With the time winding down in the third quarter, freshman guard Laila Phelia found junior guard Maddie Nolan for a 3-pointer as time expired, giving the No. 8 Michigan women’s basketball team a 63-32 lead, something they wouldn’t relinquish.
The Wolverines (16-2 overall, 7-1 Big Ten) won Thursday night against Wisconsin (4-13, 1-6), pummeling the Badgers, 83-44.
“I was really proud of the way that we (played) against Wisconsin,” Michigan coach Kim Barnes Arico said.
In an easy win, the Wolverines profited from an all-around team effort. Seven players scored at least seven points, and three hit double digits.
The game began with both teams exchanging three-pointers to start the game. Like Michigan’s last game against the Badgers, senior forward Danielle Rauch started the Wolverines scoring.
Wisconsin grabbed an early lead off a 3-pointer from guard Katie Nelson with 4:58 left in the quarter, but this would not last long. Michigan responded with five points in the span of 34 seconds from senior forward Naz Hillmon to take a four-point lead.
With time winding down in the first, the Badgers were down four looking to make a shot. Wisconsin passed the ball around its half-court set, senior forward Emily Kiser cut a lane leading to a steal and a three-pointer, as well as a seven-point lead entering the second quarter.
The Badgers hit an early jumper in the first minute of the second quarter to cut the lead to five, but Michigan appeared to finally break through offensively, as they answered with a will-imposing 13-0 run.
During this run, the defense was able to force tough shots and create turnovers. This was highlighted again by Kiser who bodied Wisconsin guard Halle Douglass out of bounds to force a turnover. A few passes later, Hillmon’s scoring tally jumped another two points.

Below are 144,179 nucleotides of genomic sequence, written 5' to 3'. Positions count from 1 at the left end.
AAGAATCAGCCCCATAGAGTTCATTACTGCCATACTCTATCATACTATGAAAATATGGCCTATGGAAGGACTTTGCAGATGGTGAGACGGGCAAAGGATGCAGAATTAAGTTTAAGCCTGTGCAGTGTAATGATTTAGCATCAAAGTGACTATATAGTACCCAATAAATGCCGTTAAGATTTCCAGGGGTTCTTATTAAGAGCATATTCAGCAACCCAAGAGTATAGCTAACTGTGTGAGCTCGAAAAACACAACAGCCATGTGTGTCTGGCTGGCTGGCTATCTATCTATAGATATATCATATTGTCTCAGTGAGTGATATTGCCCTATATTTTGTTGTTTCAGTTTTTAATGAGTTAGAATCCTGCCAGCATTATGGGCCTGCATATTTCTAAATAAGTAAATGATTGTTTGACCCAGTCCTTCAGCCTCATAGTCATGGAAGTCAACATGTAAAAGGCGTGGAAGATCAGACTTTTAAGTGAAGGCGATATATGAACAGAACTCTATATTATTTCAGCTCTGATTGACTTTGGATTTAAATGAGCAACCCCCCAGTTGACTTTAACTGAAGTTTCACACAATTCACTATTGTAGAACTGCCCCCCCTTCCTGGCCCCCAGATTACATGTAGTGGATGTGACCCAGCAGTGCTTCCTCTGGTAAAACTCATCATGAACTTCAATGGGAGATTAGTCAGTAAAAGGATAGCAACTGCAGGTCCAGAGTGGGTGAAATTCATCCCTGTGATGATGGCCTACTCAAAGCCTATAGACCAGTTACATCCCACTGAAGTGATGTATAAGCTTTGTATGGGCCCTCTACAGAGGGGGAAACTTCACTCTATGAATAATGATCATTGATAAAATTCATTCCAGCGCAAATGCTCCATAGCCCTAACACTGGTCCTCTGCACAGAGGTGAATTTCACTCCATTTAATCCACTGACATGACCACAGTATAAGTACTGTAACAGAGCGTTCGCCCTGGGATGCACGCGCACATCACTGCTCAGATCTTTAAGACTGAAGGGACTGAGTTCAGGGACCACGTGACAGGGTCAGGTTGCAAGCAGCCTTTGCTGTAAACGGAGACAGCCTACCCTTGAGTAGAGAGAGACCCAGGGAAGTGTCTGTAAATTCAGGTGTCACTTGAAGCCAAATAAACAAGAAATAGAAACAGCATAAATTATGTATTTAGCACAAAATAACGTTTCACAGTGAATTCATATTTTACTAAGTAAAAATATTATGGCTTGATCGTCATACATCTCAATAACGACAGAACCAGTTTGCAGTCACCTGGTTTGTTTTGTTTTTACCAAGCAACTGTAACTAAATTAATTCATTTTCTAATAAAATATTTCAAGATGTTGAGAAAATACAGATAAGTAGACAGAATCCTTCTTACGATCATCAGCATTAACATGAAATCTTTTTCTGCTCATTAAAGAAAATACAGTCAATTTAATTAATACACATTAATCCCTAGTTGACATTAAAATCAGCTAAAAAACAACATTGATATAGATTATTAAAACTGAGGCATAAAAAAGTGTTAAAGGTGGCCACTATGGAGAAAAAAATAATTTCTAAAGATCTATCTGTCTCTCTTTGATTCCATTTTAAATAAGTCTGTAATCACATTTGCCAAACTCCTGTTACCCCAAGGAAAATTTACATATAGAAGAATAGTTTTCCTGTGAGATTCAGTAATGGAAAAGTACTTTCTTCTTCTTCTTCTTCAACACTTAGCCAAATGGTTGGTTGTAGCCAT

With the momentum favoring the home team, the Badgers looked to stop the bleeding as guard Sydney Hillard hit a layup with an and-one with 3:49 left in the second quarter.
The bleeding did not stop.
Backed by strong depth players such as sophomore forward Cameron Williams, the Wolverines sparked a 12-0 run entering halftime. Despite only averaging 7.6 minutes per game this season, her shooting efficiency leads the team and she used that to finish with ten points in Thursday’s game despite playing just 12 minutes.
“Cameron has been outstanding,” Barnes Arico said. “She understands her role on our team when she comes in and is able to give us the spark of instant offense and offensive rebounding.”
Michigan would go into halftime leading by 27. After allowing Wisconsin to shoot 5-of-11 from the field in the first five minutes, the Wolverines held the Badgers to 2-of-13 from the field the remainder of the half.
Despite a strong start, coming out of the locker room, the Badgers only made marginal gains on the scoreboard to trail 50-26 with 5:01 left in the third quarter.
Michigan responded to this pushback in the five minutes with an 8-0 run and a 13-8 run to end the quarter, reasserting a dominant lead on the back of strong defense.
“I was really proud of the way we especially defended against Wisconsin,” Hillmon said. “They had scored 80 points on us and out rebounded us in the first contest. So this was a real focus of ours, especially after playing Maryland coming into tonight we did an outstanding job.”
In the fourth quarter, the Wolverines controlled the first five minutes with a 14-2 run. Six of those 14 points came from senior guard Leigha Brown as she finished the game with 11 points.
Michigan kept its foot on the Badger’s throats as it only allowed 12 points in the final quarter.
The Wolverines were clearly motivated — in Michigan’s first game against the Badgers, it gave up 29 points in the fourth quarter. This wasn’t something it wanted to do again.
“We didn’t have a successful fourth quarter the last time we played them at their place,” Hillmon said. “We just wanted to pick up our energy and make sure that we played all 40 minutes and knew that (Wisconsin) was going to come out and throw everything they had at us.”
The Wolverines would cruise their way past Wisconsin py putting on a defensive clinic. And Michigan will not win every game by 39, but it knows it needs to execute on a similar level moving forward.
“We know that we have to become a great defensive team to win a championship,” Barnes Arico said. “Part of that is your one on one defense, scrambling for each other, your help side defense and rebounding the basketball which is an important focus for us as well.”